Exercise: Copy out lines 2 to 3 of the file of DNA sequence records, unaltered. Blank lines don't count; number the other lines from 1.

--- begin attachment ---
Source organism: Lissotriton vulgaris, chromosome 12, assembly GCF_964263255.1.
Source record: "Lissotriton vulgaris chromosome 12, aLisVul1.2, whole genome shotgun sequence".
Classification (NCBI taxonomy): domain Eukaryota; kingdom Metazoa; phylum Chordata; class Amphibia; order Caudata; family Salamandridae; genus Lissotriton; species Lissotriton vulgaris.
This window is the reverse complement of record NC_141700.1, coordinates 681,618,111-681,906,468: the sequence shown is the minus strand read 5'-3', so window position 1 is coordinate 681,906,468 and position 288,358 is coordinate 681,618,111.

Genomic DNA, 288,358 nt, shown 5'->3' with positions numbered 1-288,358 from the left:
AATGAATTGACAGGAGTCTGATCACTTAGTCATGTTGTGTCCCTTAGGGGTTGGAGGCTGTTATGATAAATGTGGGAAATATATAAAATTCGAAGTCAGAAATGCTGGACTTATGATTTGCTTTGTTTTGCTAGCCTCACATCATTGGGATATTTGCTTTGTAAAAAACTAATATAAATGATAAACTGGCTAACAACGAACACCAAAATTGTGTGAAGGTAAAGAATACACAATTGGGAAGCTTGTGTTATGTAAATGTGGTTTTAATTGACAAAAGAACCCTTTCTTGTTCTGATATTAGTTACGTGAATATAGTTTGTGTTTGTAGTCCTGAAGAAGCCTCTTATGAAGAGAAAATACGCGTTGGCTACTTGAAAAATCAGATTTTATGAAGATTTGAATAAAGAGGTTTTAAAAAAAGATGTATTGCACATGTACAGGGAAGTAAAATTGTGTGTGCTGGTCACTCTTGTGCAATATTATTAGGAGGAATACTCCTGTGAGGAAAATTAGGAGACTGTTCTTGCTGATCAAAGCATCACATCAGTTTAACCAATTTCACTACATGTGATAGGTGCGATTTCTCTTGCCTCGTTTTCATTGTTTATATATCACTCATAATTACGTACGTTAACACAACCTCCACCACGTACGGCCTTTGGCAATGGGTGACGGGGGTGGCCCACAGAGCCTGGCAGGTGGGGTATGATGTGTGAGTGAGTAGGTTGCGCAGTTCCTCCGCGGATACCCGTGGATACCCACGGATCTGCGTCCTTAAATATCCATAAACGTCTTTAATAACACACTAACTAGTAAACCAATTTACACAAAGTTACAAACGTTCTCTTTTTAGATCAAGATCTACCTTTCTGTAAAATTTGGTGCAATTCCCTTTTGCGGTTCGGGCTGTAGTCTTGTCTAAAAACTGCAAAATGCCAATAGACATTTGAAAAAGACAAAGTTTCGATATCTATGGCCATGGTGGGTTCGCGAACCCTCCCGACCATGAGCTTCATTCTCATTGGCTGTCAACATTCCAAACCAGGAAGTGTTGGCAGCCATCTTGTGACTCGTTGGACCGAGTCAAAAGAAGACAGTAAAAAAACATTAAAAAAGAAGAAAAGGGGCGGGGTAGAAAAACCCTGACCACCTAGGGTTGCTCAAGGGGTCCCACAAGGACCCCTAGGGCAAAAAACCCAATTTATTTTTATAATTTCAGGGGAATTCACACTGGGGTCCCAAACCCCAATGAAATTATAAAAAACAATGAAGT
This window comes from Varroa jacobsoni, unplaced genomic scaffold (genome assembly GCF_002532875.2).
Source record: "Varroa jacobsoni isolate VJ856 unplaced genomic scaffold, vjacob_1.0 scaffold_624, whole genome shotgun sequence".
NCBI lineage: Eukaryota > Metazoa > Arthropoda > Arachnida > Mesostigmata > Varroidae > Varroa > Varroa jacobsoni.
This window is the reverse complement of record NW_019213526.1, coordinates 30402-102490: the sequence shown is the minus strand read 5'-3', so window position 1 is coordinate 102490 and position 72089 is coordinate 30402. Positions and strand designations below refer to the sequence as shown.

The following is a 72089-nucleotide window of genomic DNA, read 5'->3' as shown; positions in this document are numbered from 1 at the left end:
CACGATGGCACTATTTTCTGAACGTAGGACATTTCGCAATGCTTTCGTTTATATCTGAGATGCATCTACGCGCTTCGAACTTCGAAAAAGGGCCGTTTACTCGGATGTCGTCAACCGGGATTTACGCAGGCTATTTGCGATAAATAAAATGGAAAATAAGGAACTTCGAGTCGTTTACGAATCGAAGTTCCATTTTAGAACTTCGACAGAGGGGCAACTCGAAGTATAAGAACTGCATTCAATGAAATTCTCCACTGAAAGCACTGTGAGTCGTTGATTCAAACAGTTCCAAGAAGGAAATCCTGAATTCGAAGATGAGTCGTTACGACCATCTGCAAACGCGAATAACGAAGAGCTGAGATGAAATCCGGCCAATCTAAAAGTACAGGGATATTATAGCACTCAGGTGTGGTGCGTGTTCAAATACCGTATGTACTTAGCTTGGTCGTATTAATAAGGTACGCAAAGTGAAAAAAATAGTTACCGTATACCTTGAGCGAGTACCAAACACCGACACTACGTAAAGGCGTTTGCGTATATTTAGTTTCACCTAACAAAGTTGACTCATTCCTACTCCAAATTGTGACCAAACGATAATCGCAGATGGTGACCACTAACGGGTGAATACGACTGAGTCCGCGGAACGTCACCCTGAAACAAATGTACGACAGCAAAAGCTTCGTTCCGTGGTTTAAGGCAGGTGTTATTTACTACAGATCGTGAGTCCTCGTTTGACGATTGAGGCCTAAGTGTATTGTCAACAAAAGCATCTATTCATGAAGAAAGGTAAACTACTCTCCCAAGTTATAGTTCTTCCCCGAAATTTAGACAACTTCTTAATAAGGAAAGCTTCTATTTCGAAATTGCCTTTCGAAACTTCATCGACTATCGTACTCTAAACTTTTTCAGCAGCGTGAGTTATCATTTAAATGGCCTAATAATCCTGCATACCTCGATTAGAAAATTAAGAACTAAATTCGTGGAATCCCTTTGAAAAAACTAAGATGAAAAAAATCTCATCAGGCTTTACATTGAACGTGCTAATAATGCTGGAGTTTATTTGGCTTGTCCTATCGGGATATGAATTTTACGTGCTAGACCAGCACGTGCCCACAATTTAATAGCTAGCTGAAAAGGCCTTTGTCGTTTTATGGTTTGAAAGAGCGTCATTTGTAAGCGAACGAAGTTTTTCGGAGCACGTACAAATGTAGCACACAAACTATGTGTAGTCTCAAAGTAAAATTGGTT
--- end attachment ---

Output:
Source record: "Lissotriton vulgaris chromosome 12, aLisVul1.2, whole genome shotgun sequence".
Classification (NCBI taxonomy): domain Eukaryota; kingdom Metazoa; phylum Chordata; class Amphibia; order Caudata; family Salamandridae; genus Lissotriton; species Lissotriton vulgaris.